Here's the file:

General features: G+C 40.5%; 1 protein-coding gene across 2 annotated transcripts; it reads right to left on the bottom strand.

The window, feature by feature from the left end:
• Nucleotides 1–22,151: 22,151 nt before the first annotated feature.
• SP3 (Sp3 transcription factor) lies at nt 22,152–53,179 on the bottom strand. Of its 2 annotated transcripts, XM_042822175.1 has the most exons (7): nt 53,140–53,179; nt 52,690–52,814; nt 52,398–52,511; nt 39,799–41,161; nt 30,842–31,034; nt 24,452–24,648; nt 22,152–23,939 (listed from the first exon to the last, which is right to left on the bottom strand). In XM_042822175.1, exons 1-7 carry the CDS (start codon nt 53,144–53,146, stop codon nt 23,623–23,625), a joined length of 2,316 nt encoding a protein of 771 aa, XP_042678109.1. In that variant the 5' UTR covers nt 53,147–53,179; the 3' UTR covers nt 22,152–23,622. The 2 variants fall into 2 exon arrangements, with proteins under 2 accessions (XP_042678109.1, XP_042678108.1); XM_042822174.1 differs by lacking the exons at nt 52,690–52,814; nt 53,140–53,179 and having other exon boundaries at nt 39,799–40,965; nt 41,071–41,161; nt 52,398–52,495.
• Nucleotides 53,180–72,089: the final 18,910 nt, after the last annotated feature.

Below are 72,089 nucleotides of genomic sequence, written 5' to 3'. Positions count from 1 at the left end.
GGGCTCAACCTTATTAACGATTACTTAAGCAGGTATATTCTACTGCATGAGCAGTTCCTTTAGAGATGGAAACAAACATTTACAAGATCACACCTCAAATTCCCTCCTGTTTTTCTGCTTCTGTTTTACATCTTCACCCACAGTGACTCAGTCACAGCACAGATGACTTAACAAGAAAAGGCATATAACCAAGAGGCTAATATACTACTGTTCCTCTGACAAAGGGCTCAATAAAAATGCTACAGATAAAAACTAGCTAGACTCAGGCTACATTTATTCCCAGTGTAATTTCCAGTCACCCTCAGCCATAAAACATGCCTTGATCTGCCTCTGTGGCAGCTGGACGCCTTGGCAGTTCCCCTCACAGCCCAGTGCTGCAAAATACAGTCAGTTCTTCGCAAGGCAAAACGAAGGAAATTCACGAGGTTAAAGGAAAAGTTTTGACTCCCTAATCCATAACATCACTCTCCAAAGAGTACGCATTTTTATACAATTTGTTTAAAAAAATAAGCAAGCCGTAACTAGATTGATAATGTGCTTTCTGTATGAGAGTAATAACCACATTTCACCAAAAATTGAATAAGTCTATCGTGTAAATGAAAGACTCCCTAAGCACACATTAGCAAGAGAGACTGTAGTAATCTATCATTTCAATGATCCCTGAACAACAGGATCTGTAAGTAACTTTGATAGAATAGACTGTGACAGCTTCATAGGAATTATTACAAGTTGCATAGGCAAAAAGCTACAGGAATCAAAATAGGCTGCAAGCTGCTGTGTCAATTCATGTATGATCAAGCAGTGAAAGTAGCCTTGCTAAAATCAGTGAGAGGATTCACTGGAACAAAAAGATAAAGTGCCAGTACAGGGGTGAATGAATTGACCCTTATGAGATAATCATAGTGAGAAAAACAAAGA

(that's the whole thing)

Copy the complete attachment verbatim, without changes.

General features: G+C 40.5%; 1 protein-coding gene across 2 annotated transcripts; it reads right to left on the bottom strand.

The window, feature by feature from the left end:
• Nucleotides 1–22,151: 22,151 nt before the first annotated feature.
• SP3 (Sp3 transcription factor) lies at nt 22,152–53,179 on the bottom strand. Of its 2 annotated transcripts, XM_042822175.1 has the most exons (7): nt 53,140–53,179; nt 52,690–52,814; nt 52,398–52,511; nt 39,799–41,161; nt 30,842–31,034; nt 24,452–24,648; nt 22,152–23,939 (listed from the first exon to the last, which is right to left on the bottom strand). In XM_042822175.1, exons 1-7 carry the CDS (start codon nt 53,144–53,146, stop codon nt 23,623–23,625), a joined length of 2,316 nt encoding a protein of 771 aa, XP_042678109.1. In that variant the 5' UTR covers nt 53,147–53,179; the 3' UTR covers nt 22,152–23,622. The 2 variants fall into 2 exon arrangements, with proteins under 2 accessions (XP_042678109.1, XP_042678108.1); XM_042822174.1 differs by lacking the exons at nt 52,690–52,814; nt 53,140–53,179 and having other exon boundaries at nt 39,799–40,965; nt 41,071–41,161; nt 52,398–52,495.
• Nucleotides 53,180–72,089: the final 18,910 nt, after the last annotated feature.

Below are 72,089 nucleotides of genomic sequence, written 5' to 3'. Positions count from 1 at the left end.
GGGCTCAACCTTATTAACGATTACTTAAGCAGGTATATTCTACTGCATGAGCAGTTCCTTTAGAGATGGAAACAAACATTTACAAGATCACACCTCAAATTCCCTCCTGTTTTTCTGCTTCTGTTTTACATCTTCACCCACAGTGACTCAGTCACAGCACAGATGACTTAACAAGAAAAGGCATATAACCAAGAGGCTAATATACTACTGTTCCTCTGACAAAGGGCTCAATAAAAATGCTACAGATAAAAACTAGCTAGACTCAGGCTACATTTATTCCCAGTGTAATTTCCAGTCACCCTCAGCCATAAAACATGCCTTGATCTGCCTCTGTGGCAGCTGGACGCCTTGGCAGTTCCCCTCACAGCCCAGTGCTGCAAAATACAGTCAGTTCTTCGCAAGGCAAAACGAAGGAAATTCACGAGGTTAAAGGAAAAGTTTTGACTCCCTAATCCATAACATCACTCTCCAAAGAGTACGCATTTTTATACAATTTGTTTAAAAAAATAAGCAAGCCGTAACTAGATTGATAATGTGCTTTCTGTATGAGAGTAATAACCACATTTCACCAAAAATTGAATAAGTCTATCGTGTAAATGAAAGACTCCCTAAGCACACATTAGCAAGAGAGACTGTAGTAATCTATCATTTCAATGATCCCTGAACAACAGGATCTGTAAGTAACTTTGATAGAATAGACTGTGACAGCTTCATAGGAATTATTACAAGTTGCATAGGCAAAAAGCTACAGGAATCAAAATAGGCTGCAAGCTGCTGTGTCAATTCATGTATGATCAAGCAGTGAAAGTAGCCTTGCTAAAATCAGTGAGAGGATTCACTGGAACAAAAAGATAAAGTGCCAGTACAGGGGTGAATGAATTGACCCTTATGAGATAATCATAGTGAGAAAAACAAAGA